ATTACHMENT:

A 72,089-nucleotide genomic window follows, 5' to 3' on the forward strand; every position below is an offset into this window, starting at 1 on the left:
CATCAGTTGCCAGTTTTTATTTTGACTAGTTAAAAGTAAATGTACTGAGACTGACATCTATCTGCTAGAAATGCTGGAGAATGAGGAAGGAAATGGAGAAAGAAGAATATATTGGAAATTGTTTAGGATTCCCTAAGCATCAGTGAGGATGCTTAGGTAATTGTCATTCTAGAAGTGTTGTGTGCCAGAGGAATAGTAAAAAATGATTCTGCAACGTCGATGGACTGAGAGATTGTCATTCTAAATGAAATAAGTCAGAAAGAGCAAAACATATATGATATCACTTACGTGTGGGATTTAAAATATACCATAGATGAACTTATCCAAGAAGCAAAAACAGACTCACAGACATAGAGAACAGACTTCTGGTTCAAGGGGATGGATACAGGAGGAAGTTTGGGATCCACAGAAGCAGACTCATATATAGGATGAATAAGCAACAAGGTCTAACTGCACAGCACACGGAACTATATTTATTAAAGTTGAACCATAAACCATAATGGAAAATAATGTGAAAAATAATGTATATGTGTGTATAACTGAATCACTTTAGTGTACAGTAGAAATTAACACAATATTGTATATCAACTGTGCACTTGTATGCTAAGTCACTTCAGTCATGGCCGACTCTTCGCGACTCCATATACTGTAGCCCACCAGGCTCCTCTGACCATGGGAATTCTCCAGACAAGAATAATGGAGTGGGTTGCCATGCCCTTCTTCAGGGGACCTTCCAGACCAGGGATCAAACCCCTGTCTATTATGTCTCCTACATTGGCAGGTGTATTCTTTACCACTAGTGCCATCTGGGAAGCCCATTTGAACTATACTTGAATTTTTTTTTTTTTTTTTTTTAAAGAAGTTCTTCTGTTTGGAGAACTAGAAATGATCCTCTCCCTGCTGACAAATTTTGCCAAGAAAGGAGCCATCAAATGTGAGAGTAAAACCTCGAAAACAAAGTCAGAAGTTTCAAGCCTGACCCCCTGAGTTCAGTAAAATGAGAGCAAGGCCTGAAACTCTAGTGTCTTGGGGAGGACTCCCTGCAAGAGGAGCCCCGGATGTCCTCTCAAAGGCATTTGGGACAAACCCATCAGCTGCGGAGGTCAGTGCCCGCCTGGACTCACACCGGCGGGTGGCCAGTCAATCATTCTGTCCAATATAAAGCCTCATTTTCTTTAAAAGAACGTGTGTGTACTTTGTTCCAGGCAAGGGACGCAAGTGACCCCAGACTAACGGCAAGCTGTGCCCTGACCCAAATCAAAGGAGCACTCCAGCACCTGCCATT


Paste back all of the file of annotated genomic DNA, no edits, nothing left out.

A 72,089-nucleotide genomic window follows, 5' to 3' on the forward strand; every position below is an offset into this window, starting at 1 on the left:
CATCAGTTGCCAGTTTTTATTTTGACTAGTTAAAAGTAAATGTACTGAGACTGACATCTATCTGCTAGAAATGCTGGAGAATGAGGAAGGAAATGGAGAAAGAAGAATATATTGGAAATTGTTTAGGATTCCCTAAGCATCAGTGAGGATGCTTAGGTAATTGTCATTCTAGAAGTGTTGTGTGCCAGAGGAATAGTAAAAAATGATTCTGCAACGTCGATGGACTGAGAGATTGTCATTCTAAATGAAATAAGTCAGAAAGAGCAAAACATATATGATATCACTTACGTGTGGGATTTAAAATATACCATAGATGAACTTATCCAAGAAGCAAAAACAGACTCACAGACATAGAGAACAGACTTCTGGTTCAAGGGGATGGATACAGGAGGAAGTTTGGGATCCACAGAAGCAGACTCATATATAGGATGAATAAGCAACAAGGTCTAACTGCACAGCACACGGAACTATATTTATTAAAGTTGAACCATAAACCATAATGGAAAATAATGTGAAAAATAATGTATATGTGTGTATAACTGAATCACTTTAGTGTACAGTAGAAATTAACACAATATTGTATATCAACTGTGCACTTGTATGCTAAGTCACTTCAGTCATGGCCGACTCTTCGCGACTCCATATACTGTAGCCCACCAGGCTCCTCTGACCATGGGAATTCTCCAGACAAGAATAATGGAGTGGGTTGCCATGCCCTTCTTCAGGGGACCTTCCAGACCAGGGATCAAACCCCTGTCTATTATGTCTCCTACATTGGCAGGTGTATTCTTTACCACTAGTGCCATCTGGGAAGCCCATTTGAACTATACTTGAATTTTTTTTTTTTTTTTTTTTAAAGAAGTTCTTCTGTTTGGAGAACTAGAAATGATCCTCTCCCTGCTGACAAATTTTGCCAAGAAAGGAGCCATCAAATGTGAGAGTAAAACCTCGAAAACAAAGTCAGAAGTTTCAAGCCTGACCCCCTGAGTTCAGTAAAATGAGAGCAAGGCCTGAAACTCTAGTGTCTTGGGGAGGACTCCCTGCAAGAGGAGCCCCGGATGTCCTCTCAAAGGCATTTGGGACAAACCCATCAGCTGCGGAGGTCAGTGCCCGCCTGGACTCACACCGGCGGGTGGCCAGTCAATCATTCTGTCCAATATAAAGCCTCATTTTCTTTAAAAGAACGTGTGTGTACTTTGTTCCAGGCAAGGGACGCAAGTGACCCCAGACTAACGGCAAGCTGTGCCCTGACCCAAATCAAAGGAGCACTCCAGCACCTGCCATT